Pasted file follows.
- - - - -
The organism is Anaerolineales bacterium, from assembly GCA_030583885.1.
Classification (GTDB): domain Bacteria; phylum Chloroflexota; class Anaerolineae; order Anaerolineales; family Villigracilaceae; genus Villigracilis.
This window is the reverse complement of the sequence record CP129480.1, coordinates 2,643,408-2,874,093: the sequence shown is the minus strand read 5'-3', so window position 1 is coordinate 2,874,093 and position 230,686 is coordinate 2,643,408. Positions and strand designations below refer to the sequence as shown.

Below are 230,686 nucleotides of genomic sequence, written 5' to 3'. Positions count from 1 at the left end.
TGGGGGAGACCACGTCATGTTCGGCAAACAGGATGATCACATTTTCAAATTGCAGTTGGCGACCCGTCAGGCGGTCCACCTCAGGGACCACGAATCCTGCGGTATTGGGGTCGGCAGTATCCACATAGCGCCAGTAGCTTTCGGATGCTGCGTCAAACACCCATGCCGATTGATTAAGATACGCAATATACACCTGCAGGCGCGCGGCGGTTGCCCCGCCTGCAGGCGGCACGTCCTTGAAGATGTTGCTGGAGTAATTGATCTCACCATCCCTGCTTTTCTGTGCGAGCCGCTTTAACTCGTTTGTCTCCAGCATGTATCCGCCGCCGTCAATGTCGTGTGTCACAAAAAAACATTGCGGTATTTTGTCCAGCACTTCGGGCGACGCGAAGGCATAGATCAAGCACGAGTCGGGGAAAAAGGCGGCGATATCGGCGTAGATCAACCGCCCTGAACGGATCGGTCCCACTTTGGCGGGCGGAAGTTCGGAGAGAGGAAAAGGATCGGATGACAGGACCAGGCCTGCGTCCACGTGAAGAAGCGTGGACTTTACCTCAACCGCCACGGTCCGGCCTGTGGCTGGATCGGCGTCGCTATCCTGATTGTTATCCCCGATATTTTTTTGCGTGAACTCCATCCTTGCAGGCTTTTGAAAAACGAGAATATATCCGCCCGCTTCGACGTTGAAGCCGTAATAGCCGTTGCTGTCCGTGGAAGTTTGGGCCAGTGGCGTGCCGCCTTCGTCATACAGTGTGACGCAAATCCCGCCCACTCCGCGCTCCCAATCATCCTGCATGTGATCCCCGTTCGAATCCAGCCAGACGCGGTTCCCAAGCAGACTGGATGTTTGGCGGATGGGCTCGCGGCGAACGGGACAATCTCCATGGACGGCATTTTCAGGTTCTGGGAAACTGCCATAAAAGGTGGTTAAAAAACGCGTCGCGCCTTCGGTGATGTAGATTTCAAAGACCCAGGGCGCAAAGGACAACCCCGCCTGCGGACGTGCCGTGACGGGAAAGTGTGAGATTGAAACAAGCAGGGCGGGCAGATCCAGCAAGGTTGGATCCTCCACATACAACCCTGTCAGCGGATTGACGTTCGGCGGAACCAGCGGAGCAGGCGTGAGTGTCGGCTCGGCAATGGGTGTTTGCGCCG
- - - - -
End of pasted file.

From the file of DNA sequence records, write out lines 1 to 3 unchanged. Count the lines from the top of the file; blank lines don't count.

The organism is Anaerolineales bacterium, from assembly GCA_030583885.1.
Classification (GTDB): domain Bacteria; phylum Chloroflexota; class Anaerolineae; order Anaerolineales; family Villigracilaceae; genus Villigracilis.
This window is the reverse complement of the sequence record CP129480.1, coordinates 2,643,408-2,874,093: the sequence shown is the minus strand read 5'-3', so window position 1 is coordinate 2,874,093 and position 230,686 is coordinate 2,643,408. Positions and strand designations below refer to the sequence as shown.